Before anyone yells 'play ball,' head athletic trainer UNC graduate Sue Falsone makes sure the Los Angeles Dodgers' players are healthy. (Photo courtesy of Athletes Performance)
Falsone keeps a close watch on the Dodgers during a game. (Photo courtesy of Athletes Performance)
Her home run
UNC alumna Sue Falsone loved watching the games of her hometown professional football team, the Buffalo Bills.
“I used to tell my mom all the time that I wanted to work for the Buffalo Bills,” she said. Although few women at the time held high-ranking positions with major professional teams, Falsone’s mother encouraged her to follow her dreams. “Go for it!’” her mother told Falsone.
Falsone never worked for the Bills. But the Carolina graduate landed a major job with a reasonable facsimile — the Los Angeles Dodgers. The baseball team announced last October that it had named Falsone its head athletic trainer. Officials said Falsone, 38, was the first woman to hold such a position on a major professional team in the United States.
NOTE: May is “Exercise is Medicine” month. The EXSS department asks the UNC community to participate in the national effort to make physical activity and exercise a standard part of global disease prevention and treatment. The initiative includes an “Exercise is Medicine on Campus” campaign that encourages students, faculty and staff to improve their health and well-being and develop lifelong healthy habits.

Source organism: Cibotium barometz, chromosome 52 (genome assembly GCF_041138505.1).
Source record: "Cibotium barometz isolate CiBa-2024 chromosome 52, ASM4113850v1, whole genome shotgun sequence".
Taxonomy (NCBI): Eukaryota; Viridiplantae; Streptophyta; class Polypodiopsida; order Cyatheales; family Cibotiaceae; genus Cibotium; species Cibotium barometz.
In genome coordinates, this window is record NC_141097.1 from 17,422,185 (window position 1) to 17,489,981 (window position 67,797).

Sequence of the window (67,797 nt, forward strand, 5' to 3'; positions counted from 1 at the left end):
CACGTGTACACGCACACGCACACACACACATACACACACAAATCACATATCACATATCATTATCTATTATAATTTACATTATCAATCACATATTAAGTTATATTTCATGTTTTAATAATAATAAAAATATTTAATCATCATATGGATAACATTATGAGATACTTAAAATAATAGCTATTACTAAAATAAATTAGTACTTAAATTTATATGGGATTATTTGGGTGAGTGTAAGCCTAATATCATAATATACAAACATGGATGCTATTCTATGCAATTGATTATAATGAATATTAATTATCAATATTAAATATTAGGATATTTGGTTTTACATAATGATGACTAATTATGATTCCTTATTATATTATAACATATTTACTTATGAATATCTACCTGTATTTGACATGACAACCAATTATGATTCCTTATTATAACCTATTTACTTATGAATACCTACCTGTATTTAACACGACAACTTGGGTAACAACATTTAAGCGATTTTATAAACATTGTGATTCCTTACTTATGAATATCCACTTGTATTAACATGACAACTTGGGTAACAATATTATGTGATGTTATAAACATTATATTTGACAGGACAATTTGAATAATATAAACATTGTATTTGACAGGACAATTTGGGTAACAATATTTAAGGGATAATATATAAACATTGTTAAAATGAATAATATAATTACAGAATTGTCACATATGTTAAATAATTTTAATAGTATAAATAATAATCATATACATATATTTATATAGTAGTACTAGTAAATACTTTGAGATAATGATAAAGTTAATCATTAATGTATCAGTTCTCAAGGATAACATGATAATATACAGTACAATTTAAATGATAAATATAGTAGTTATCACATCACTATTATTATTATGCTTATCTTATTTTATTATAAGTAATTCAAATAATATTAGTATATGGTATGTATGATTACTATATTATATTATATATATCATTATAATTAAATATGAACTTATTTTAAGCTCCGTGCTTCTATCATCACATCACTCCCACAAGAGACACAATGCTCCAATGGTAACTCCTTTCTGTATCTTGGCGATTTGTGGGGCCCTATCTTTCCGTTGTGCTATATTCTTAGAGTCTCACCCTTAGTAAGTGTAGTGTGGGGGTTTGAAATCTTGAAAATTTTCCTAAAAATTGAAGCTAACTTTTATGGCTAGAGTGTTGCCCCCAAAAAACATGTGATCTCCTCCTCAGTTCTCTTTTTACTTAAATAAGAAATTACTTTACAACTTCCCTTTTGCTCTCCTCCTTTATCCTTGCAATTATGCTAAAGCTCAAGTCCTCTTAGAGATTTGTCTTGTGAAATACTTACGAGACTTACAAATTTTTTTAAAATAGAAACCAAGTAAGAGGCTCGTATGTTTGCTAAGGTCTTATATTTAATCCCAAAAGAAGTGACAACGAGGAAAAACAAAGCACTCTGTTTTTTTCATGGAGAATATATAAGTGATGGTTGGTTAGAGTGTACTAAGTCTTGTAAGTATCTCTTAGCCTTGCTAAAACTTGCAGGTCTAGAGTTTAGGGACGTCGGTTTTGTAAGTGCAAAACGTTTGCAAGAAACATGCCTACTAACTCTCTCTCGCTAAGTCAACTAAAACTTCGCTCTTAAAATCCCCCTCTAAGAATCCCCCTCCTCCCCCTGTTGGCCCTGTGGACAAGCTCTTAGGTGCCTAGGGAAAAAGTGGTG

Falsone, who joined the Dodgers in 2007 as an assistant athletic trainer, said there was no objection from players to her promotion. “There have been a lot of congratulations from some of the guys in person and from others in text messages or on the phone,” she said. A sign of the players’ feelings toward Falsone came in September when outfielder Andre Ethier waited 10 days to have knee surgery because he didn’t want to start rehabilitation until Falsone returned from Europe.
A good relationship with the players is important because Falsone will be as responsible as anyone for the Dodgers’ performance this season as she strives to keep players healthy.
Falsone is up to the task, said William E. Prentice, professor in the exercise and sport science department. He is director of UNC’s graduate athletic training program and Falsone’s former academic adviser. “She’s extremely intelligent,” Prentice added. “The thing that sets her apart is that she has a terrific personality. She’s the kind of person you want to be around all the time.”
Falsone said she had “the most amazing experience at UNC.” She earned a Master of Science degree in human movement science with a sports medicine concentration from UNC’s Division of Physical Therapy in 2000.
“The professors and clinical instructors were all unbelievable,” she said. “Mike Gross, Bill Prentice, Dan Hooker and Kevin Guskiewicz are just a few of the people at UNC that significantly impacted my career.”
Story by Gary Libman, spring ’12 Carolina Arts & Sciences magazine.
Published May 7, 2012.